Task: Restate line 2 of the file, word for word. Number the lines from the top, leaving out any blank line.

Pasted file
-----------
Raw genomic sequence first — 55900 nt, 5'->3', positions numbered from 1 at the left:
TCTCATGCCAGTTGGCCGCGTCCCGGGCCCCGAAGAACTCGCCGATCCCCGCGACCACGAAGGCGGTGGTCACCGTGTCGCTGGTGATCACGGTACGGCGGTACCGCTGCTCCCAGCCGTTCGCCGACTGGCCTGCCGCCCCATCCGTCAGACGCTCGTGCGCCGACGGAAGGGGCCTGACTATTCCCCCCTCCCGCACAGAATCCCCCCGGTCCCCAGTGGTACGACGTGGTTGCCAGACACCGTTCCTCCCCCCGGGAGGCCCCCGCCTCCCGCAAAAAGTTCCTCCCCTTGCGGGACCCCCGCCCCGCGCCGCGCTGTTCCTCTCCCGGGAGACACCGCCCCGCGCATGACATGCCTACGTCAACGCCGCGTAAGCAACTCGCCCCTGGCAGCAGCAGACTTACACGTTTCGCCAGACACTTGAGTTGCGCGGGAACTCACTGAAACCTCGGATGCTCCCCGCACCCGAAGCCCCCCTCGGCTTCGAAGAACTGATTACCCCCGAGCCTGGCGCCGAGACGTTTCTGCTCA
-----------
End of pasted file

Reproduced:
TCTCATGCCAGTTGGCCGCGTCCCGGGCCCCGAAGAACTCGCCGATCCCCGCGACCACGAAGGCGGTGGTCACCGTGTCGCTGGTGATCACGGTACGGCGGTACCGCTGCTCCCAGCCGTTCGCCGACTGGCCTGCCGCCCCATCCGTCAGACGCTCGTGCGCCGACGGAAGGGGCCTGACTATTCCCCCCTCCCGCACAGAATCCCCCCGGTCCCCAGTGGTACGACGTGGTTGCCAGACACCGTTCCTCCCCCCGGGAGGCCCCCGCCTCCCGCAAAAAGTTCCTCCCCTTGCGGGACCCCCGCCCCGCGCCGCGCTGTTCCTCTCCCGGGAGACACCGCCCCGCGCATGACATGCCTACGTCAACGCCGCGTAAGCAACTCGCCCCTGGCAGCAGCAGACTTACACGTTTCGCCAGACACTTGAGTTGCGCGGGAACTCACTGAAACCTCGGATGCTCCCCGCACCCGAAGCCCCCCTCGGCTTCGAAGAACTGATTACCCCCGAGCCTGGCGCCGAGACGTTTCTGCTCA